Despite my broken state, I was glad I was lucky enough to hike this ridge on such a beautiful day.  The hike has everything you'd want for a fun hiking adventure.  

NE 111 (81, 82, 83/115)

Mount Haystack (ADK 11/46), New York, July 18, 2017

Mount Haystack (4,961') via Phelps trail from Johns Brook Lodge, 7/18/2017

Mileage: 11.2 miles RT (18 miles if hiked from The Garden)


Elevation gain:  2,970' (3,570' if hiked from The Garden)*


Trailhead: Today's hike started at the John Brooks Lodge, a back country facility run by Adirondack Mountain Club.  The easiest way to reach the Lodge is to park at The Garden parking lot (see prior report for directions) and hike 3.5 miles (600' elevation gain) to the Lodge. The trail to the Lodge is wide and well established.  

Hiked with Jill, Ken and Ed today.  We'd booked three nights at the Johns Brook Lodge in hopes of bagging the faraway peaks of Mts. Haystack, Basin and Saddleback.  

Weather permitting.

We hiked to the Lodge the day before.  Not twenty minutes into that hike we heard rumbling and soon after we're in a full-on thunderstorm.  The arms of my nice Gortex jacket soaked through (bring one of those $5.99 plastic ponchos on all your hikes, just in case). 

Lot at The Garden. We usually see it full!




Walking in the rain.

The four of us filled the smaller bunkroom at the Lodge; it was a challenge drying our wet gear. We'd planned to tag Upper Wolf Jaw that afternoon but instead watched thunder, lightning and heavy rain come and go until dinner. We were sidelined and wound up drinking most of the 3-day-supply of wine we'd brought.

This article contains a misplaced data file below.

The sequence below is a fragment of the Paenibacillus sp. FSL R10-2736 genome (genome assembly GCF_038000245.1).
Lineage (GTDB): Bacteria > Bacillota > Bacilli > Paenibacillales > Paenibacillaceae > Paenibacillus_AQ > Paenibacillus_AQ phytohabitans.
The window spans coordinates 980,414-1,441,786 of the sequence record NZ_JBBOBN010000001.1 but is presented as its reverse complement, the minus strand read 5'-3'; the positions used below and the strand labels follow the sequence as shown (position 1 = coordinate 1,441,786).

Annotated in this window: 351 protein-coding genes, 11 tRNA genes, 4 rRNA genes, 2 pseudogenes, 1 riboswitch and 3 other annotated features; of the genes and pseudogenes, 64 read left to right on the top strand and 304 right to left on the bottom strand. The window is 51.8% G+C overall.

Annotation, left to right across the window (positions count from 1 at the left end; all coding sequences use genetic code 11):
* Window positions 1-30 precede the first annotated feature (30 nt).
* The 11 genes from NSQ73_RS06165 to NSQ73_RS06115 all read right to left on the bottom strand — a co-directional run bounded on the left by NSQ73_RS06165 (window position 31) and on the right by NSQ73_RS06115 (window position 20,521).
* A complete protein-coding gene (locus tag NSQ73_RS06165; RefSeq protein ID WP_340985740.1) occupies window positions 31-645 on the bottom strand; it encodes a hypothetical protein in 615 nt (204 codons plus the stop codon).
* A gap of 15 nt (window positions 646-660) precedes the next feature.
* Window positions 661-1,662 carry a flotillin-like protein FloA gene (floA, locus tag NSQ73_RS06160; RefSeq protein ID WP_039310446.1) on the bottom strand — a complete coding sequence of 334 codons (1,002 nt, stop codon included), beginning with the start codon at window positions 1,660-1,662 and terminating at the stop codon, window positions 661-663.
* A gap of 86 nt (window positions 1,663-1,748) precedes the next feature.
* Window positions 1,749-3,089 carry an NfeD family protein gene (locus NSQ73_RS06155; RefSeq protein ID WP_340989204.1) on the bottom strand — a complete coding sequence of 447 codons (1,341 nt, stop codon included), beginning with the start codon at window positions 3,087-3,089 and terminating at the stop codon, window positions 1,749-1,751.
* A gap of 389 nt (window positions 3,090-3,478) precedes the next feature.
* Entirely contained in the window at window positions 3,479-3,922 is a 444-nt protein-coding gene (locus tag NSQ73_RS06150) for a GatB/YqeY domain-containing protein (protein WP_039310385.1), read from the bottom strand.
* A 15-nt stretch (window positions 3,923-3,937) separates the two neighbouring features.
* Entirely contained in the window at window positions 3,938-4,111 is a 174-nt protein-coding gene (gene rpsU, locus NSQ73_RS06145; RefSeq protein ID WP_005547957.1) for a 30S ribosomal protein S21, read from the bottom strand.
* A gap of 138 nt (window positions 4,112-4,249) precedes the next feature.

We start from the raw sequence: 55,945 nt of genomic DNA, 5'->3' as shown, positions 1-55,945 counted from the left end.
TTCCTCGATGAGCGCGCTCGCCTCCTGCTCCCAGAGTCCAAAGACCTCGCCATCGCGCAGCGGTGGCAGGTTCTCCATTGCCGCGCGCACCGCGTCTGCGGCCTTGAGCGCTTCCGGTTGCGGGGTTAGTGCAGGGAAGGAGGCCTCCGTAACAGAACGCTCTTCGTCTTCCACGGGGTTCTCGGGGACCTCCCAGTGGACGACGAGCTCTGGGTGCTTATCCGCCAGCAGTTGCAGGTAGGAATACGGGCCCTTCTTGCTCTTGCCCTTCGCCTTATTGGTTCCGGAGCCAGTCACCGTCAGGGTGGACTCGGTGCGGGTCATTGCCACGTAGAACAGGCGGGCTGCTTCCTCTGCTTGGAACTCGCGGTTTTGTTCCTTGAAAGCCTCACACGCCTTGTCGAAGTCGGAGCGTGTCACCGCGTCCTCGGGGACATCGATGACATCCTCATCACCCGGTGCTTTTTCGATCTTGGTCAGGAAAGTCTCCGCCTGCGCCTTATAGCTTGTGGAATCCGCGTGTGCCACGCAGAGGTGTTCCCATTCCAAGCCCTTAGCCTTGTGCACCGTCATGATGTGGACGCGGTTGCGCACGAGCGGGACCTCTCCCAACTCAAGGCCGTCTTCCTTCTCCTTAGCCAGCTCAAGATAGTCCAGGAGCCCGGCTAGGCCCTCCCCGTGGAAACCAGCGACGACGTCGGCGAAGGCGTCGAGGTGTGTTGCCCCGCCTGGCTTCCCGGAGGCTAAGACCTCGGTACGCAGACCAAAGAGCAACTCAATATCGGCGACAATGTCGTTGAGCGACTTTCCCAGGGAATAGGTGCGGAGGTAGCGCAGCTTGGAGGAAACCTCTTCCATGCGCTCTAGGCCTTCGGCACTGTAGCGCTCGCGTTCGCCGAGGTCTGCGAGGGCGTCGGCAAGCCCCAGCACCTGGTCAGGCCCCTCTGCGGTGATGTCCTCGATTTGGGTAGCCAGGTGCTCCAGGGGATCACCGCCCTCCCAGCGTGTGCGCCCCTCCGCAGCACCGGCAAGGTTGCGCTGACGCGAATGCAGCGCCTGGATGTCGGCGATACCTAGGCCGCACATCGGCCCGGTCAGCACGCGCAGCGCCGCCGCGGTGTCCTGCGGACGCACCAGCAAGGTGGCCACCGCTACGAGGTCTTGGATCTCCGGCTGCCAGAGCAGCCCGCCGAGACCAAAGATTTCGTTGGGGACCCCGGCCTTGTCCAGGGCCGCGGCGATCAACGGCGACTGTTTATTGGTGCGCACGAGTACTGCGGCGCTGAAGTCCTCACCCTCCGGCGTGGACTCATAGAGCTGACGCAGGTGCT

Johns Brook Lodge.

The next morning started our trek after breakfast. 

We went right toward Bushnell Falls (not left).

Up Phelps trail (1) we went, past Bushnell Falls toward Slant Rock.  The trail was soaked, much of it underwater.  In fact, a portion of the trail is a stream and this is important to know in a few spots as we followed the yellow discs (trail markers) and couldn't find a discernible trail - so it had to be the waterway.  

We ducked back into the woods and at about 2-ish miles negotiated a water crossing (there would be more crossings), winding up at Slant Rock.

The Slant Rock area confused the hell out of us; it appears on the maps as being after a left turn (I recommend following the description of this area in the High Peaks Trail book instead of the maps). But we hadn't turned left or passed any junction signs. After checking a friend's track I'd loaded on my GPS we went left at the rock, followed the path by the stream and found the junction further up. The trails in this area also drift in and out of the streams so we followed what appeared to be the way others had gone and eventually got on a more visible trail.